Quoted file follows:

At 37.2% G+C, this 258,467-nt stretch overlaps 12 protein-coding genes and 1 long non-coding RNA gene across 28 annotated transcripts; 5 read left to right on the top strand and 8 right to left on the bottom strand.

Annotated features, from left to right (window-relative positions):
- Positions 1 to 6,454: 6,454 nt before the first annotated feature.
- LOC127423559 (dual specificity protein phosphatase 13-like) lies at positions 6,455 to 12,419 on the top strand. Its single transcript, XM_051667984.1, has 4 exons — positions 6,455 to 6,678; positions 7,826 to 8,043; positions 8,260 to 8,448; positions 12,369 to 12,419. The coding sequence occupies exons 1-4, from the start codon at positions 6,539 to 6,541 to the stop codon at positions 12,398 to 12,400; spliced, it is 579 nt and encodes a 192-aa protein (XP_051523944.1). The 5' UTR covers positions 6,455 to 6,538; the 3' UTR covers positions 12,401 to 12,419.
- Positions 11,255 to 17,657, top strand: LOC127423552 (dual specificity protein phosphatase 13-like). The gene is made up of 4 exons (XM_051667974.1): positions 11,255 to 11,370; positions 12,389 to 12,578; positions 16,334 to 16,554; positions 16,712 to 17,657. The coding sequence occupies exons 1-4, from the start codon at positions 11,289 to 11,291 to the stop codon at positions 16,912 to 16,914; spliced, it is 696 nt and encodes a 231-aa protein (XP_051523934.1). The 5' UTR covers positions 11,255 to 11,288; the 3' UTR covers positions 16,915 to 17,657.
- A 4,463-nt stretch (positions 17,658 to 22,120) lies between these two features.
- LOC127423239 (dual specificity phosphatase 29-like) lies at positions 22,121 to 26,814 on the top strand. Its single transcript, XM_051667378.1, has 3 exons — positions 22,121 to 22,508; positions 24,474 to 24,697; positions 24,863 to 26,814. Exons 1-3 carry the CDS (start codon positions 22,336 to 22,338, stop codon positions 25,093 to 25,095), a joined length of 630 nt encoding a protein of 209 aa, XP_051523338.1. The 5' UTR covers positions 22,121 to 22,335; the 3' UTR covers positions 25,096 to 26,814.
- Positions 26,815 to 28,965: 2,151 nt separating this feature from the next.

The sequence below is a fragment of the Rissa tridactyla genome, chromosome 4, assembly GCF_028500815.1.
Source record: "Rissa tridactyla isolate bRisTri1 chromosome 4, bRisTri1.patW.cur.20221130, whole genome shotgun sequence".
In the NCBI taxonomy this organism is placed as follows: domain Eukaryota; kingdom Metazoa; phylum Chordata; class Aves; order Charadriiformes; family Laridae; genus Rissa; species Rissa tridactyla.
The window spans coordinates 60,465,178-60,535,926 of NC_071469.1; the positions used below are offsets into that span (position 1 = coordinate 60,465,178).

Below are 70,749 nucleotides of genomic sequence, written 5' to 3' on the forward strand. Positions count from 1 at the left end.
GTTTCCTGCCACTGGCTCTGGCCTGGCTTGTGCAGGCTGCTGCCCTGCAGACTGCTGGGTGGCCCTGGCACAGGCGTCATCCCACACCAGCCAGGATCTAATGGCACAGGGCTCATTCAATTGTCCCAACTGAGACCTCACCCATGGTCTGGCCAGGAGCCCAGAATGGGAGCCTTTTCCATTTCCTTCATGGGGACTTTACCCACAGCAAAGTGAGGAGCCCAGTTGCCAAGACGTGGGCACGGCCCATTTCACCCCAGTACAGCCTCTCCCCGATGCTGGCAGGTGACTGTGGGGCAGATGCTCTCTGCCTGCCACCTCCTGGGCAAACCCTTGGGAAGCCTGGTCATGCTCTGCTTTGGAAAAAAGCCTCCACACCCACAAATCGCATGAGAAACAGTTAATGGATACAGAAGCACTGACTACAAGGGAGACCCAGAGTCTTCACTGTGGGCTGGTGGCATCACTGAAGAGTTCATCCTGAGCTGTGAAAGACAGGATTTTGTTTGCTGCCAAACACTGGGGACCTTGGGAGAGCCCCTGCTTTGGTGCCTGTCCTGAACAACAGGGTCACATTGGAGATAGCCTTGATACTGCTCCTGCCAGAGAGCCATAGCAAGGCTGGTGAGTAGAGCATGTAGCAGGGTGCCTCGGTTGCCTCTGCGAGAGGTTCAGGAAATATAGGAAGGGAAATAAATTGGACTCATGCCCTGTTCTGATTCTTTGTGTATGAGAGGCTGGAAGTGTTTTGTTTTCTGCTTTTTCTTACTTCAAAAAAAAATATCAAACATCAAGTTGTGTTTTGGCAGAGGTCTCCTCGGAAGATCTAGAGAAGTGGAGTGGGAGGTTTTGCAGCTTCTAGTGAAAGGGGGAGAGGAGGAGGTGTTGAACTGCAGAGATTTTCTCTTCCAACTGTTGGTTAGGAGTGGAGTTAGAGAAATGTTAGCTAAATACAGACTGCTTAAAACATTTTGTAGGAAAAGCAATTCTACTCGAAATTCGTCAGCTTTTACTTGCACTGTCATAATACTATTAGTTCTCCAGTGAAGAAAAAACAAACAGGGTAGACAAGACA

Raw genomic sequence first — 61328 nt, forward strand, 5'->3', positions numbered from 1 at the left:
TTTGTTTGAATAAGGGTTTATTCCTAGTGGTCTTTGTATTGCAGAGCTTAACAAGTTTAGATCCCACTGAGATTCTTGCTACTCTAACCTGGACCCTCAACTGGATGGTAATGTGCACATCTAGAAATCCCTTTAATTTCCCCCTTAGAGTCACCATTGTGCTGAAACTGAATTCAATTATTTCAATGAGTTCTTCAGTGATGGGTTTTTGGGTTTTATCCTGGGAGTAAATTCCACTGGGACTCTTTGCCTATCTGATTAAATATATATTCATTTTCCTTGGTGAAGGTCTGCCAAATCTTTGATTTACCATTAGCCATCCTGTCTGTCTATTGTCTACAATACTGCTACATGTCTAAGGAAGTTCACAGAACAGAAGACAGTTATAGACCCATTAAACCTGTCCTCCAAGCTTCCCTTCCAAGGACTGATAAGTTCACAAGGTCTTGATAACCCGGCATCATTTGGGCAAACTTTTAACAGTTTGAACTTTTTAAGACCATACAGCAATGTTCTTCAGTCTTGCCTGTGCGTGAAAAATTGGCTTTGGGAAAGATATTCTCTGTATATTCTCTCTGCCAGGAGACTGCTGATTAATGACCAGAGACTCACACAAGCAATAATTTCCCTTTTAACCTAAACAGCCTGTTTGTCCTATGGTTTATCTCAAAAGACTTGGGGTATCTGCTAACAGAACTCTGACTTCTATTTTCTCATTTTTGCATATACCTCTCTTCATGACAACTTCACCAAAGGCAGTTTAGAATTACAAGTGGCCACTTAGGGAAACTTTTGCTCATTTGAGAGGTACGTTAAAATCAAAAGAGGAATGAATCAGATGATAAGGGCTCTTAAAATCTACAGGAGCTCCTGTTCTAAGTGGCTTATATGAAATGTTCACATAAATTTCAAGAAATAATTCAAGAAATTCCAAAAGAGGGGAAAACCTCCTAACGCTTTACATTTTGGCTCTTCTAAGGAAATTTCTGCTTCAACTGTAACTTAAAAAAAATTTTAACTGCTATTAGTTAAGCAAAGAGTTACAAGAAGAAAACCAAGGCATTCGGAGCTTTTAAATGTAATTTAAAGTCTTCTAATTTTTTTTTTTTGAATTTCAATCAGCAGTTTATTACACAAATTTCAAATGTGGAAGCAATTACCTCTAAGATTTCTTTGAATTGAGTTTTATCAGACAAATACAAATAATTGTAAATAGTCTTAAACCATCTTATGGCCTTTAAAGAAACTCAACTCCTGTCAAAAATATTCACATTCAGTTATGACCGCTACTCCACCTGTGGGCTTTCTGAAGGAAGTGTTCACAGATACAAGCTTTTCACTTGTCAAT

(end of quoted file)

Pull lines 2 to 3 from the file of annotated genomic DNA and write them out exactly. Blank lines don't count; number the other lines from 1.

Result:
Annotated features, from left to right (window-relative positions):
- Positions 1 to 6,454: 6,454 nt before the first annotated feature.